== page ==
In HuffPost Birth Diaries we hear the extraordinary stories of the everyday miracle of birth. This week, Priya Joi, 42, shares her story. If you’d like to share yours, email email@example.com.
I wish I would’ve been conscious when my daughter was born. I wasn’t. That part of her birth is a total mystery and it’s a weird disconnect for me. I remember hearing from a mum who gave birth during a thunderstorm and it sounded so powerful. My story is very different – I don’t know how long I was out for. Two, three hours? In the ward after Leela was born, people kept coming up to me and asking how I felt because the ordeal was so traumatic, but I didn’t really know how I felt.
Nothing about childbirth is ever predictable, but neither my husband and I ever thought we would get to this point. I’d had a super easy pregnancy – not a shadow of the morning sickness that makes many pregnant women lose their minds – and I had been doing yoga right up until the end. My bump wasn’t even that big and unwieldy, but that turned out to be the problem.
The day before my due date, I had a routine appointment and the midwife thought my bump was way too small. What followed was being rushed to hospital, being booked in for an induction the following morning, and spending my wedding anniversary in labour.
You’d think by my due date, I would’ve clocked that my bump was small – but I never picked up on it and nor did anyone else. Now, when I look back at pictures of me and my NCT friends, I can see it was. No one had said it. No one had alluded to the fact it might be a problem. I looked pregnant, sure, but it wasn’t the big beach ball size you’d expect by nine months.
The routine appointment wasn’t with my usual midwife. It was another person on duty, so when she told me she was worried about the size of my bump, I didn’t believe her at first. It was incredibly jarring, having spent nine months with everything being so easy. I had an appointment the next day to be looked at and see whether I needed to be induced – they decided I did, the morning after.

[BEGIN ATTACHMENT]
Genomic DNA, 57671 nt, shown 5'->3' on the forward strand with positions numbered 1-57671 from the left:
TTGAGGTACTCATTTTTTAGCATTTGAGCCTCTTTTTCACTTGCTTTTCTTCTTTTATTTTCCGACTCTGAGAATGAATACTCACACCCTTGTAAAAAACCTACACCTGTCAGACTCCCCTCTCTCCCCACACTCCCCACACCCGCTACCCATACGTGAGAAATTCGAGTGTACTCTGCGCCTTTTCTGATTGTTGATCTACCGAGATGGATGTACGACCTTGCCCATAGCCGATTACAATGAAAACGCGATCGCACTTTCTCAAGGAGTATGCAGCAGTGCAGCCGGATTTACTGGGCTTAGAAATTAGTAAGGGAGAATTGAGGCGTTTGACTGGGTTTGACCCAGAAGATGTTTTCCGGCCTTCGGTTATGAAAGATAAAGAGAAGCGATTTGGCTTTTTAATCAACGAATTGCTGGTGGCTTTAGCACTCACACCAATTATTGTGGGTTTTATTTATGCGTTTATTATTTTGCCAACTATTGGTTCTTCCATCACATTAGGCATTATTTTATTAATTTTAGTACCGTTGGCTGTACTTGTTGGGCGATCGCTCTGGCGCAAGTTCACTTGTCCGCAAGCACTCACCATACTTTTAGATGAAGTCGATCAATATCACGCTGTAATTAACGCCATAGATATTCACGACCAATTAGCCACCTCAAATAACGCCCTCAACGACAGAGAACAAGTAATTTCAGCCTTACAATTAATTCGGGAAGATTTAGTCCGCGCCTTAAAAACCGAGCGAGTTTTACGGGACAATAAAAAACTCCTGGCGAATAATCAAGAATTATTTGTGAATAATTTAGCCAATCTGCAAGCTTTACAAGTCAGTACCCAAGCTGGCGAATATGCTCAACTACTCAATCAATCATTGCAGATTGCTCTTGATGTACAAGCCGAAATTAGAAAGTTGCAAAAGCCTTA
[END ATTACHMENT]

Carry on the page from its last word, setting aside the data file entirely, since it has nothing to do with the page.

That day – our first wedding anniversary – my husband and I went into hospital. I swallowed a tablet to be induced, and waited for things to get going. Nothing happened. We were bored.
I was encouraged to go for a walk to try and get things moving, so we ended up having a strangely nice day by the seasidem sitting in a lovely coffee shop by the beach, eating brownies, reflecting on how our lives were about to change. The calm before the storm, you could say.
That evening, upon having a second tablet, my labour went from 0 to 60 in minutes. I didn’t have that build up of contractions people talk about – all of a sudden I was in excruciating pain. I managed to get my doula to come but her suggestions – such as a hot bath – didn’t curb the pain.
I asked for an epidural. “Okay, we’ll sort that,” they told me. They did, but as it was such a busy hospital, the anaesthetist was called away for an emergency as she put the needle in my spine. Yep – I had to sit hunched over, as still as possible, for 10 minutes until she came back. I got my husband to talk to me, distract me, keep me still. She came back and finished the job, but it didn’t work entirely so I still needed gas and air.
Leela was being pushed out forcefully by the drug and she hadn’t quite caught up with it. Things just weren’t in sync and a scratch test showed staff she was getting stressed. All of a sudden I was rushed down the hall into the operating theatre to have a C-section. That’s the moment my husband asked if I was going to be okay – the answer “we’re doing the best we can” didn’t give him the reassurance he needed.
The situation catapulted from labour to an emergency – it was scary, yes, but equally, because everything was explained to me, I didn’t have that panicky, out-of-control feeling. I had to be put under general anaesthetic and I remember vividly saying, as they put me to sleep, “I’m not asleep yet, don’t start!” I panicked they’d cut me open while I was still awake.
I woke up in a recovery room. No one was around... at first. And then: “Do you want to meet your daughter?” I felt relief – she was okay, I was okay. Leela was teeny tiny, she was so small, but she was healthy and I was in love.
My birth advice?
Some things are not going to be in your control and that’s okay – we are given a lot of choice, but there are some things you can’t control and it’s important to make peace with that. It’s crucial to remember that it doesn’t mean you had a bad birth if it didn’t go as planned.
As told to Amy Packham.